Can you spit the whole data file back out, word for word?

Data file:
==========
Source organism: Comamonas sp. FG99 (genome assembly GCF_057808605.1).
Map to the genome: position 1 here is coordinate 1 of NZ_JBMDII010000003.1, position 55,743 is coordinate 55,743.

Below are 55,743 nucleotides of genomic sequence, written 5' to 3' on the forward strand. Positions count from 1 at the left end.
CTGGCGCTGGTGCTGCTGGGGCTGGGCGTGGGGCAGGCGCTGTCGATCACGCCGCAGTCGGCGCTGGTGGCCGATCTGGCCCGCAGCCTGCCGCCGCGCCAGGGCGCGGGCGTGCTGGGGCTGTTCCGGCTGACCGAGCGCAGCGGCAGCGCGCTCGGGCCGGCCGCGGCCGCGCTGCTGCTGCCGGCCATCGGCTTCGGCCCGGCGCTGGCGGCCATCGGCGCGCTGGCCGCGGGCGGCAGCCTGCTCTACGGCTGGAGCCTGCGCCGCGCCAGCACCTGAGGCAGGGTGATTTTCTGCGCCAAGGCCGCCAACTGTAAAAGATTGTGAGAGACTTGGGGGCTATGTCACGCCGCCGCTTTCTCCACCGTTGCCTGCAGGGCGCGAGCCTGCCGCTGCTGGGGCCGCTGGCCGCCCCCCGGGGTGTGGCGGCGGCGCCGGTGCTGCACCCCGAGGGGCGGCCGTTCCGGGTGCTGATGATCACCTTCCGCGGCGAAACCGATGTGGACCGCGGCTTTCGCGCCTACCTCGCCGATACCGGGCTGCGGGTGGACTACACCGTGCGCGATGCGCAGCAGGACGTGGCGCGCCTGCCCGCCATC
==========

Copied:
Source organism: Comamonas sp. FG99 (genome assembly GCF_057808605.1).
Map to the genome: position 1 here is coordinate 1 of NZ_JBMDII010000003.1, position 55,743 is coordinate 55,743.

Below are 55,743 nucleotides of genomic sequence, written 5' to 3' on the forward strand. Positions count from 1 at the left end.
CTGGCGCTGGTGCTGCTGGGGCTGGGCGTGGGGCAGGCGCTGTCGATCACGCCGCAGTCGGCGCTGGTGGCCGATCTGGCCCGCAGCCTGCCGCCGCGCCAGGGCGCGGGCGTGCTGGGGCTGTTCCGGCTGACCGAGCGCAGCGGCAGCGCGCTCGGGCCGGCCGCGGCCGCGCTGCTGCTGCCGGCCATCGGCTTCGGCCCGGCGCTGGCGGCCATCGGCGCGCTGGCCGCGGGCGGCAGCCTGCTCTACGGCTGGAGCCTGCGCCGCGCCAGCACCTGAGGCAGGGTGATTTTCTGCGCCAAGGCCGCCAACTGTAAAAGATTGTGAGAGACTTGGGGGCTATGTCACGCCGCCGCTTTCTCCACCGTTGCCTGCAGGGCGCGAGCCTGCCGCTGCTGGGGCCGCTGGCCGCCCCCCGGGGTGTGGCGGCGGCGCCGGTGCTGCACCCCGAGGGGCGGCCGTTCCGGGTGCTGATGATCACCTTCCGCGGCGAAACCGATGTGGACCGCGGCTTTCGCGCCTACCTCGCCGATACCGGGCTGCGGGTGGACTACACCGTGCGCGATGCGCAGCAGGACGTGGCGCGCCTGCCCGCCATC